CHICAGO -- After a year-long test, Quaker Oats here has shut down a statewide system for direct store delivery of its Gatorade products to retailers and institutional outlets in Florida.
The project was an experiment to expand Gatorade's cold channel distribution primarily in outlets such as convenience stores, newsstands, golf courses, health clubs, hospitals and airports, according to Ken Robb, Quaker's director of customer development.
Quaker declined to comment on the effectiveness of the experimental program or on why it was discontinued, but said the decision to do so had nothing to do with Quaker's recent acquisition of Snapple Beverages, which is a successful beverage firm that relies heavily on DSD distribution.
In dropping the Florida DSD system, Quaker discontinued agreements with two DSD distribution partners to move Gatorade and resumed doing business through wholesalers for the sports drink's distribution, using the brokerage company of Bonacker & Leigh, Tampa, Fla.
Southeast Atlantic Corp., Jacksonville, Fla., and Gold Coast Beverage Distributors, Miami, had been the exclusive DSD suppliers of both cold channel products and of Gatorade's 16-ounce bottles during the Florida test.
Sources at these two distributors, as well as Bonacker & Leigh, were unavailable for comment on these events. However, Jim Curley, division president of McLane/Suneast, Kissimmee, Fla. -- a major wholesaler for Gatorade's Florida operations -- said he is happy to have Gatorade back in the fold after a year's absence.
"Part of the test was to try to understand the extent to which we could build Gatorade volume through a DSD system and how that would affect our ability, primarily, to increase points of distribution," explained Robb.
He also emphasized that this move "affects Gatorade only, and is being made totally independent of any existing distribution arrangements on Snapple." Indeed, he said, Southeast Atlantic was the existing Snapple distributor in Florida, and will remain in that capacity.
With the acquisition of Snapple earlier this year, Robb said, "We have two very strong franchises that have been effectively marketed in two completely different go-to-market ways. Gatorade has traditionally built its business through wholesalers. And Snapple has always been a direct store delivery product.
"Naturally, one of the things that Quaker is studying and trying to find the appropriate answers to is: 'How can we integrate these two businesses?' " he said. "How can we capture the strengths that are inherent to each but, at the same time, make this a win-win for the customer, consumer and Quaker?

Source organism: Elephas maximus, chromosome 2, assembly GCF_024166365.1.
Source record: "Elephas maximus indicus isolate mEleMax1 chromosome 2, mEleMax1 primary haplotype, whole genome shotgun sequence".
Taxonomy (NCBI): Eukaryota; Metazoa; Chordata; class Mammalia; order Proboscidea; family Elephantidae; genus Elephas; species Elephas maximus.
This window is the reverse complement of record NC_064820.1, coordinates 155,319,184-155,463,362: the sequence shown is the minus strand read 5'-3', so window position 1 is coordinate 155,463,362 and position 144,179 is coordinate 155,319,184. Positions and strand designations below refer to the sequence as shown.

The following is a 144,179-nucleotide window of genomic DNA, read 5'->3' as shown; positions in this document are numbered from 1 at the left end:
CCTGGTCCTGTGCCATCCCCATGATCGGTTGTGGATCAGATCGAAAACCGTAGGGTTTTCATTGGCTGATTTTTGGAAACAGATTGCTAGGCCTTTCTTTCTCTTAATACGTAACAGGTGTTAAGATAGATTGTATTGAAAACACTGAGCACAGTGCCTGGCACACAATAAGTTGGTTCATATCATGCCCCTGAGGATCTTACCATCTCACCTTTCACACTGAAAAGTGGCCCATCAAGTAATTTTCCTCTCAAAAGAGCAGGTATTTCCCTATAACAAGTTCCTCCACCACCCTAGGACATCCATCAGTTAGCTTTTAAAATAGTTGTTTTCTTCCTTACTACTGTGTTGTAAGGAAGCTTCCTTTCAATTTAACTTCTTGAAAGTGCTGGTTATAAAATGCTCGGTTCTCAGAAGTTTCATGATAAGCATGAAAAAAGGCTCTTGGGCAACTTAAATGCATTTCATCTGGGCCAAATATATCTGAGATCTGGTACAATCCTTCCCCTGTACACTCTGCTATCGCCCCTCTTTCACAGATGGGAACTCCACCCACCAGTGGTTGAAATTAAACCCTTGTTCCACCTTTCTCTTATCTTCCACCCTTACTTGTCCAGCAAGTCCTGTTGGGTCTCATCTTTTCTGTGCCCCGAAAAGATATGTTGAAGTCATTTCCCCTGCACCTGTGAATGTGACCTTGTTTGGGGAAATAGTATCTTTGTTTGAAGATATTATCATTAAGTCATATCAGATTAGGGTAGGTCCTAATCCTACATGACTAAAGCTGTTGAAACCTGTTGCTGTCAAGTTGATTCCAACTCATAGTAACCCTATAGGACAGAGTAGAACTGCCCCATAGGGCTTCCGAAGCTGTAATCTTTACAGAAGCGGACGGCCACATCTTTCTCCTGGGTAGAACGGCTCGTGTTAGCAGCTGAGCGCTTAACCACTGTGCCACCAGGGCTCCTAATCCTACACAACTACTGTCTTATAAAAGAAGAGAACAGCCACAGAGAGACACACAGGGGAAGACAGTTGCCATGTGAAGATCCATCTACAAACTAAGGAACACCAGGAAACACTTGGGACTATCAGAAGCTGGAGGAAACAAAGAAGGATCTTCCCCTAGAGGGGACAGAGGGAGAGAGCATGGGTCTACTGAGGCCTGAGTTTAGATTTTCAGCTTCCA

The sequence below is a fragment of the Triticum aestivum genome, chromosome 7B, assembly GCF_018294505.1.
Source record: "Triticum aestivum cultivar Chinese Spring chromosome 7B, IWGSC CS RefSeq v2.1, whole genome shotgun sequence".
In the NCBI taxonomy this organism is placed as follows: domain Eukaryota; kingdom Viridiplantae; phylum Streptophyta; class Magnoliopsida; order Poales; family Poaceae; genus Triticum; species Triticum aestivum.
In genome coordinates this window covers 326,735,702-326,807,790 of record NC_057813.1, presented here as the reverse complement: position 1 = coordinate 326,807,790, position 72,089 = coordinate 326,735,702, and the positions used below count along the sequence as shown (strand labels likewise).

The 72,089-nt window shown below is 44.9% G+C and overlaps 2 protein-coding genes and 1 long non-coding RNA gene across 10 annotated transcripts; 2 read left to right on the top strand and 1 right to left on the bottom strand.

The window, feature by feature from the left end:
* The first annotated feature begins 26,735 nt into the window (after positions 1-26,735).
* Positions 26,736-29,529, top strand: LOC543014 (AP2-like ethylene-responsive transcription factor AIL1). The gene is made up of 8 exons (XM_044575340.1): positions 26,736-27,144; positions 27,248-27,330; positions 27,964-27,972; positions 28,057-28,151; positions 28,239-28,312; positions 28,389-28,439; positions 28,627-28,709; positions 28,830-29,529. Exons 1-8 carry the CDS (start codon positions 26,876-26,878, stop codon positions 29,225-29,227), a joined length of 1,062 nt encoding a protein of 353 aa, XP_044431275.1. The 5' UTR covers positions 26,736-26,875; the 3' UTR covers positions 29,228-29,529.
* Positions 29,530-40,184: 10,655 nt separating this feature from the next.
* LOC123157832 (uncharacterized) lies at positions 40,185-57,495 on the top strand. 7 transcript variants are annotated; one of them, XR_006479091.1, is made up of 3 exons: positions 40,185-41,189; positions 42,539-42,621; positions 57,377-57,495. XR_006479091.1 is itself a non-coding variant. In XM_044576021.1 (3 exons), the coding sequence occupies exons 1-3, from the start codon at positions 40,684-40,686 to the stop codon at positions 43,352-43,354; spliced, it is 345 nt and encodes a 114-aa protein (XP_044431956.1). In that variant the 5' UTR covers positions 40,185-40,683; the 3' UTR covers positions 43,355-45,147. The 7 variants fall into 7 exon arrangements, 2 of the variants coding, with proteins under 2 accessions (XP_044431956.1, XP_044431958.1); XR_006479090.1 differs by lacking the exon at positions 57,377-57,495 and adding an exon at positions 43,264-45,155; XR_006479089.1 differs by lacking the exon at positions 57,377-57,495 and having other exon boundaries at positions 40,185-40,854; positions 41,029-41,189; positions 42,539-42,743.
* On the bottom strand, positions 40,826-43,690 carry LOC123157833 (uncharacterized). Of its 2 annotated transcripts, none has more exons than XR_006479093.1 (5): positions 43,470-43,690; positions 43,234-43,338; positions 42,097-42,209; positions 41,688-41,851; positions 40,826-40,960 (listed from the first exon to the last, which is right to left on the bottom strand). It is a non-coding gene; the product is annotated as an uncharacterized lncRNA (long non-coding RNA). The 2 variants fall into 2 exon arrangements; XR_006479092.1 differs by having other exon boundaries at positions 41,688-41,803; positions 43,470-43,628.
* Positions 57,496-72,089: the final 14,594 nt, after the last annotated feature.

"And one of the obvious strengths of Snapple has been the ability of its distributor network to get cold channel distribution in what we would call 'up and down the street' points of sale at street vendors, newsstands, hotels, restaurants. It's a distribution channel that is virtually unmatched."
Robb said Quaker now is concentrating on learning from Snapple's experience, as well as examining how Snapple can benefit from Gatorade's strong warm channel distribution in supermarkets.
"These are very successful and strong consumer franchises that were built in quite different ways. So, what we're trying to do, at this point, is figure out a way for integration," said Robb.
It appears that integrating the two businesses in some form may help Quaker compete more effectively down the road. As it stands, Robb said, Quaker "is the only beverage company with a dual go-to-market distribution system.
"Looking at what the competitor does, of course, is of some interest to us because, increasingly, we find we are in more direct competition with beverage companies and therefore different systems of distribution."
Although Gatorade boasts more than an 85% share of the sports drink category, Robb acknowledged it now faces "significant competition from very formidable companies, most of whom are DSD. But that doesn't necessarily mean that we need to be, but we certainly need to understand it."
He also acknowledged the importance of Coca-Cola and Pepsi, two DSD companies that now have their own expanding sports beverage programs. "In fact, Gatorade faces close to 100 competitors, ranging from private labels and products sold in one or two markets, to nationally distributed brands," he said.